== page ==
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Perfectionism: Bane or blessing?

by Joanna Fletcher

Perfection is all about meeting a standard. When a gifted person sets a standard, it is likely to be very high because they have a clearer picture of what perfect would be and more experience meeting and exceeding other people’s standards.

There are many different aspects of perfectionism (perfectionism researchers have identified over 20), but they can be sorted into three useful groups: self-oriented, other-oriented, and societally imposed.

Self-oriented perfectionists are the “classic”type – someone who sets impossibly high standards for their performance or behaviour. This person may invest hours working on a project, only to throw out the product and redo the whole project because it is not perfect, though to anyone else it would seem acceptable, even great.

This may happen several times over, exhausting the person, wasting their precious time and energy, and eroding their self-esteem. It is no surprise that perfectionism is closely correlated with obsessive-compulsive disorder.1

People can also set impossible standards for behaviour, for example trying to be the perfect host, spouse, or friend. Any deviation from this standard causes major self-criticism, affecting mood and poisoning the very relationships they are trying so hard to preserve.

Emotional perfectionism can be heartbreaking to witness. The person becomes so greatly distressed by the appearance of a certain emotion (anxiety, hostility, vulnerability, anger, to name a few examples) they begin to command themselves never to have it at all.

Then, as the emotion appears, they experience it as intolerable and it creates more of the very emotion they are trying to escape. Despite their efforts, the target emotion will continue to bother them unless they completely cut off all awareness of their emotions.

A potentially dangerous type of perfectionism is other-oriented. In this style, perfect behaviour is demanded of other people, organizations, and society. This person is likely to become embittered as they realize that no one can ever fulfill their expectations perfectly.

This further atrophies their capacity to take risks and withstand disappointment; they end up living a small life without opportunity to grow.

Another choice for this type of perfectionist is accept others as long as they are willing to be controlled. Some abusive domestic arrangements grew from a perfectionist with the best intentions who has turned into a tyrant.

Societally imposed perfectionism is the classic “they” that people believe are watching and judging their every move. “They” say that one should not eat chocolate cake for breakfast, “they”say that anyone who got all A’s in high school should be a roaring success in the adult world, “they” say that anyone gifted should not make any mistakes.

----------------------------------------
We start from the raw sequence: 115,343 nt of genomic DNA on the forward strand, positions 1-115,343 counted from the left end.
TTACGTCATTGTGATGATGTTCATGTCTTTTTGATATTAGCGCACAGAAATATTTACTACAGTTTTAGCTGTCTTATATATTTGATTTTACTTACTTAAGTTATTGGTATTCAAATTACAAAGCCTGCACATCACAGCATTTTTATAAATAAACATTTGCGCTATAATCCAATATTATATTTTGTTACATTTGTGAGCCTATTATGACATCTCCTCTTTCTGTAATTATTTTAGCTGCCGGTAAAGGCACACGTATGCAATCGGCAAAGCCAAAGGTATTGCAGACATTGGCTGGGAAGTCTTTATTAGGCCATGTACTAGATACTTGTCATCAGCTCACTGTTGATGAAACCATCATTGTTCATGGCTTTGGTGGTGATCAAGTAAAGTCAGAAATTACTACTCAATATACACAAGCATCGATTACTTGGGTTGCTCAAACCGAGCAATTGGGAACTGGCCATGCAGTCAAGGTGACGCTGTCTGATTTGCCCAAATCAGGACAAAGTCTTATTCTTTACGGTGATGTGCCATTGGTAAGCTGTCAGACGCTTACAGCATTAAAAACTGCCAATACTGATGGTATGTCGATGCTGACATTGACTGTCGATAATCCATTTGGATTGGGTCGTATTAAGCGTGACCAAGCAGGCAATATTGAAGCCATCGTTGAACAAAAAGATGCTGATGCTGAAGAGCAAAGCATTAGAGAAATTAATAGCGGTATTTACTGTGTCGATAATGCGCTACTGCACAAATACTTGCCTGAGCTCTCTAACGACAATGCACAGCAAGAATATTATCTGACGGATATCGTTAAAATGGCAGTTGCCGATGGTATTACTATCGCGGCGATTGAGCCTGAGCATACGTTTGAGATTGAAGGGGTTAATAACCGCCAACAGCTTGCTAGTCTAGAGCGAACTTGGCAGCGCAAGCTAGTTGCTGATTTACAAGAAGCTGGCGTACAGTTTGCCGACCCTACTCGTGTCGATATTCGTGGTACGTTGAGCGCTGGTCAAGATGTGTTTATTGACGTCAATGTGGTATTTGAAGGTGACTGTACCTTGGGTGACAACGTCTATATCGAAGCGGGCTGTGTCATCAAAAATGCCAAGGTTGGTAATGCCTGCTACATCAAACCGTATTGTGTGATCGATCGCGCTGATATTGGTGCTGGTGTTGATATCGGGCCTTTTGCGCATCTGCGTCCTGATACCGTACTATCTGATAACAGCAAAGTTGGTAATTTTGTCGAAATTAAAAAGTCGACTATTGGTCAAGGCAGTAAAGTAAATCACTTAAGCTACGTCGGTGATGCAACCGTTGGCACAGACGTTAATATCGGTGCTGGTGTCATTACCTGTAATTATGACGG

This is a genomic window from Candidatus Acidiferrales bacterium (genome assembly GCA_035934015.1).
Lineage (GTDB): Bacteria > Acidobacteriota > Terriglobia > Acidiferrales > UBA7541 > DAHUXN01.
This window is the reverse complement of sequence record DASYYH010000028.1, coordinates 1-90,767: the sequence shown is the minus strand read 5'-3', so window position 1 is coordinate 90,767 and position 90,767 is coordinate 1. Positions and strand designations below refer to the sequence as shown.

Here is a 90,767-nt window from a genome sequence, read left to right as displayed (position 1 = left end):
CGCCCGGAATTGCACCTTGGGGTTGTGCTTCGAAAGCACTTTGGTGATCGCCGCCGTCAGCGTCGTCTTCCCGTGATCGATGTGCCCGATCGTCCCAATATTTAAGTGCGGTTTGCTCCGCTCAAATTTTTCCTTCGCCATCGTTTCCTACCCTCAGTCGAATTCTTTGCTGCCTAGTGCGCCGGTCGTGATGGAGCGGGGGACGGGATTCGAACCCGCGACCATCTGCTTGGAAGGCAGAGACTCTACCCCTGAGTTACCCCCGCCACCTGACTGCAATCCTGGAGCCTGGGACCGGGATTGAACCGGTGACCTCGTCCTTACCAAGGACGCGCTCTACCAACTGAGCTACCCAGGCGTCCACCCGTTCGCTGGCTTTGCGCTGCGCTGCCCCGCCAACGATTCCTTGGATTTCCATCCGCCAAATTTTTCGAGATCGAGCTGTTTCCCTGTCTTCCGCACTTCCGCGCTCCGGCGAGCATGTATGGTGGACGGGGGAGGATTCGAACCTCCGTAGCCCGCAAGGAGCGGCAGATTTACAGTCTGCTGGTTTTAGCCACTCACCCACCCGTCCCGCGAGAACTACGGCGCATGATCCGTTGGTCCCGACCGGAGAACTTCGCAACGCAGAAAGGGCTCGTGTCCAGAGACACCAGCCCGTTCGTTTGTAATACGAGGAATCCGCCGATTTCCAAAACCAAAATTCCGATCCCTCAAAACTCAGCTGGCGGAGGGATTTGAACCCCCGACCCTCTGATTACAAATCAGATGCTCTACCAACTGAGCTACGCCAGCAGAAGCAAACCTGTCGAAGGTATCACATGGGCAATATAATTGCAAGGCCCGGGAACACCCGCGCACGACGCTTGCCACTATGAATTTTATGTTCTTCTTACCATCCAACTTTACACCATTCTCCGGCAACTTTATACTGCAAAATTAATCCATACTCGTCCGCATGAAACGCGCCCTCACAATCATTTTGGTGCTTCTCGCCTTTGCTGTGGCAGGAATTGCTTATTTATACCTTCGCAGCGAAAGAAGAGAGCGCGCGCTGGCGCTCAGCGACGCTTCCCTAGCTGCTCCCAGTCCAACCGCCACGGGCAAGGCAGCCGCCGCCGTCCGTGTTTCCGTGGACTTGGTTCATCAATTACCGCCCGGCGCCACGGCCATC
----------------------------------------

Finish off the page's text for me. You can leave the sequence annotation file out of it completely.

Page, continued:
Who are “they”? Often it’s a code or dogma that has been internalized, paralyzing the person in a way that they may not even be conscious of.

Perhaps it’s behavioural standards imposed by a religion, or a school system, or a family. For politicians and celebrities, the media can be a huge influence.

For gifted kids, societally-imposed perfectionism can be a real dilemma. Not only do parents, teachers, and society expect great things of them, there’s usually a peer group who gives the opposite message – using your gifts is uncool, geeky, or nerdy.2

So what’s the good news about perfectionism? Wanting to meet high standards and perform to the best of your ability is a natural human drive, especially for the gifted, who often experience a strong entelechy (drive to growth). Some researchers say that there is adaptive and maladaptive perfectionism.3

Adaptive perfectionism seems to centre on the increased ability to concentrate on and achieve goals, the way that the person interprets their results, and the general emotional adjustment of the individual.4

This seems largely subjective and outcome-based.

Perhaps a more useful way to look at it is that perfectionism is a matter of perspective. What is unreasonable and perfectionistic to one person would seem normal and achievable to another. Ellis (2002) hypothesizes that it is only once a wish becomes a demand that the less desirable side of perfectionism is triggered.5

One can hold a high standard as an ideal, but reduce one’s internal demand to meet it. Here are some ideas about how to deal with perfectionism in your own life.